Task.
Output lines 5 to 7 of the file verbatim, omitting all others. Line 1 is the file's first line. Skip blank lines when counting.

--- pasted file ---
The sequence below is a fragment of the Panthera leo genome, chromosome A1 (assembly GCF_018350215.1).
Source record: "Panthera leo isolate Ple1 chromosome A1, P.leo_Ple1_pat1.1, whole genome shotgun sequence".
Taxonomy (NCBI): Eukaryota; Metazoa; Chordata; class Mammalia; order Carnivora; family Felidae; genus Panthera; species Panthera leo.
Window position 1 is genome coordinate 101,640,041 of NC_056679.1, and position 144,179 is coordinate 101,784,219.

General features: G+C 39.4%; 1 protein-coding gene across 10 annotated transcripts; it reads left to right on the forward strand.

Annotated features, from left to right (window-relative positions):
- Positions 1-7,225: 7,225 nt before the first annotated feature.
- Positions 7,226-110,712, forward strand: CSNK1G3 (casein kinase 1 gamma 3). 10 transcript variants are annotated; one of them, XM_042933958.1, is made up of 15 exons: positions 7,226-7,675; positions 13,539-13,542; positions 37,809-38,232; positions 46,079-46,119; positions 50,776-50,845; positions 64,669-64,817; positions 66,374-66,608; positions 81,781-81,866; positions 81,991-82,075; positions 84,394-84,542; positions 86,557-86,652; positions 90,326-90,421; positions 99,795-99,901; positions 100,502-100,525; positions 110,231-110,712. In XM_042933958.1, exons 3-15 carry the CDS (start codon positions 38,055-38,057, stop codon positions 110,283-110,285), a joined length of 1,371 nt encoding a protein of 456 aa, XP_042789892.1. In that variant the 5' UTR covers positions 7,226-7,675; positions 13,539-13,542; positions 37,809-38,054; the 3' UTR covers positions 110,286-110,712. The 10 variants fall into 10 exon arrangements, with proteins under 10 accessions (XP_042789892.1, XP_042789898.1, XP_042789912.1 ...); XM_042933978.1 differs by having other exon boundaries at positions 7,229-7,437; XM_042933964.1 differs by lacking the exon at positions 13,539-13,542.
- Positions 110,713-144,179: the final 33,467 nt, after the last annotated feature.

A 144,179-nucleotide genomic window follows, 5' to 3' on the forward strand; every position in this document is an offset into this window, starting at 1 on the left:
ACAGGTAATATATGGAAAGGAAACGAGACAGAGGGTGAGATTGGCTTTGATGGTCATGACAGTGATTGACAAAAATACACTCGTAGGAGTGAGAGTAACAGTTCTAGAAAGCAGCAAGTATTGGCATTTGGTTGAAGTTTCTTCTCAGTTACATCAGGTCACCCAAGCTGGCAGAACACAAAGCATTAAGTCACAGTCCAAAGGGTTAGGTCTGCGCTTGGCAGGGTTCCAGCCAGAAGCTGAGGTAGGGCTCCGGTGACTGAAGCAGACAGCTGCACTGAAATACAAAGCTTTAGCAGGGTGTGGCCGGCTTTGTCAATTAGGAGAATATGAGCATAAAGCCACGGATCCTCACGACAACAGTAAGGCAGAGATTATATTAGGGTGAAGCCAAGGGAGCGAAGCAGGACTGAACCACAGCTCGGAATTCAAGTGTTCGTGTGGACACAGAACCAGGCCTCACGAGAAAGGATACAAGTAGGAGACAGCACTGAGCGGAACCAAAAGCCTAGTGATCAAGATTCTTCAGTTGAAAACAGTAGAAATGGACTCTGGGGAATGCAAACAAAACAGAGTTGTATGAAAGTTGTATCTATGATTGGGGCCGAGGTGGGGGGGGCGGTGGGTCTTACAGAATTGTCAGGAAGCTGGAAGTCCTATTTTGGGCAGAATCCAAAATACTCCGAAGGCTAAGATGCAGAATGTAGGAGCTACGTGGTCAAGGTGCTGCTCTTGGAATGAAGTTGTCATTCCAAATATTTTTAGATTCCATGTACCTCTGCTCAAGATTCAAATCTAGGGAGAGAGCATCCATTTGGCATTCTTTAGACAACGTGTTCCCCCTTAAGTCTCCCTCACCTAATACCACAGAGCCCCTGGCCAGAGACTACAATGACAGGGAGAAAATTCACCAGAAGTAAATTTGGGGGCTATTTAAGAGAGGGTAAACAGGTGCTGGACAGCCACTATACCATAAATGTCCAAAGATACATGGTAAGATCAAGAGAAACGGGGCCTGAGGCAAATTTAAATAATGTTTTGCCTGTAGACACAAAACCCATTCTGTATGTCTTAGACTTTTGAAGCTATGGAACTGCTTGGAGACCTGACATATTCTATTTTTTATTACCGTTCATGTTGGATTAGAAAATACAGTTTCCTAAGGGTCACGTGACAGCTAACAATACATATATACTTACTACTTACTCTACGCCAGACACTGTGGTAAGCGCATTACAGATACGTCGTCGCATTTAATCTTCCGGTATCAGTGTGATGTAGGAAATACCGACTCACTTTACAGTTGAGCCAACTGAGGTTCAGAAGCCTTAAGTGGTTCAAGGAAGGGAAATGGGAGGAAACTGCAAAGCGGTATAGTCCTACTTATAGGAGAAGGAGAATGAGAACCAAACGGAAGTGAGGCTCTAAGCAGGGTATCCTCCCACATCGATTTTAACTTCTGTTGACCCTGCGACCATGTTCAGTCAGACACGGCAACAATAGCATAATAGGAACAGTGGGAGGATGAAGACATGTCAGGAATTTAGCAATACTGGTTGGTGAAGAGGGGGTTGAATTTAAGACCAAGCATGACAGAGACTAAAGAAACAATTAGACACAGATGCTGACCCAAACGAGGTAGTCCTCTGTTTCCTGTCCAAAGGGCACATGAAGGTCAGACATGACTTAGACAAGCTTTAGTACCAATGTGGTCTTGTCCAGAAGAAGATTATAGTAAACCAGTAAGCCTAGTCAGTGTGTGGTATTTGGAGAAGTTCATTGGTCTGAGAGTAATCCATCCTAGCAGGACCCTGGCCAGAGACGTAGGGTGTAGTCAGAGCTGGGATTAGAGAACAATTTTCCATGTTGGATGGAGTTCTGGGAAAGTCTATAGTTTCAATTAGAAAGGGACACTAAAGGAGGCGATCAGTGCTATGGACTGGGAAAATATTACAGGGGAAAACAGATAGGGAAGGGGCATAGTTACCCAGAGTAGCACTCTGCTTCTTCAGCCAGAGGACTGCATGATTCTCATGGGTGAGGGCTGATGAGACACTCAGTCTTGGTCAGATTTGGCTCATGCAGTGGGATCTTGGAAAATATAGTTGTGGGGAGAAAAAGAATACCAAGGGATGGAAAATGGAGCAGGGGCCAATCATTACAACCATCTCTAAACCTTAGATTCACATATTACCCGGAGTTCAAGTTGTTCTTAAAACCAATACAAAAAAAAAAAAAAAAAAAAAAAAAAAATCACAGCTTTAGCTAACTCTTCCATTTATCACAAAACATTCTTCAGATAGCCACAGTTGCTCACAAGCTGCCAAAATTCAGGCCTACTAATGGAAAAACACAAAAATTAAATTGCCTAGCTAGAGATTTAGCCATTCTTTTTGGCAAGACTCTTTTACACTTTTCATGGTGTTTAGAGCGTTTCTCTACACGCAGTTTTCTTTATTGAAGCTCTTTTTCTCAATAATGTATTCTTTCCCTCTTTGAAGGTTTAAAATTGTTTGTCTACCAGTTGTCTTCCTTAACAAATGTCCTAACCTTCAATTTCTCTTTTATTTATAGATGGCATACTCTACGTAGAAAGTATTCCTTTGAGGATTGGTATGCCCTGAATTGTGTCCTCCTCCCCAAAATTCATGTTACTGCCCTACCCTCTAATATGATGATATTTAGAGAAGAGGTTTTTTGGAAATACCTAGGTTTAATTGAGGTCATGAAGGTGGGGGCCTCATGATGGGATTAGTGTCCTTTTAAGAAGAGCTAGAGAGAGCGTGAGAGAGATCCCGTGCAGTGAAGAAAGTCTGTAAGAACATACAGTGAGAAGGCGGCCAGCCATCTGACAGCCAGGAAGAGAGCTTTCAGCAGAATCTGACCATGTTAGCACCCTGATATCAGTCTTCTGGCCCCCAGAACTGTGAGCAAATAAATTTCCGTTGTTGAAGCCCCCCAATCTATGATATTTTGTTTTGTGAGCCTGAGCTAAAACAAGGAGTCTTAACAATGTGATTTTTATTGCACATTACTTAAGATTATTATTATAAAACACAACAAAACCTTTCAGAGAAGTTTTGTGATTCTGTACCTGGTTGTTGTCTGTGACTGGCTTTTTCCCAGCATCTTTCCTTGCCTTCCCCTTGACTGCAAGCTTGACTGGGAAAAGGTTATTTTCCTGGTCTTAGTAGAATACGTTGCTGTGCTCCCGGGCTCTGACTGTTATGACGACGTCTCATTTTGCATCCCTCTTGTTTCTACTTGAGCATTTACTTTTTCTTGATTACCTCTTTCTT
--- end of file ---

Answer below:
General features: G+C 39.4%; 1 protein-coding gene across 10 annotated transcripts; it reads left to right on the forward strand.

Annotated features, from left to right (window-relative positions):
- Positions 1-7,225: 7,225 nt before the first annotated feature.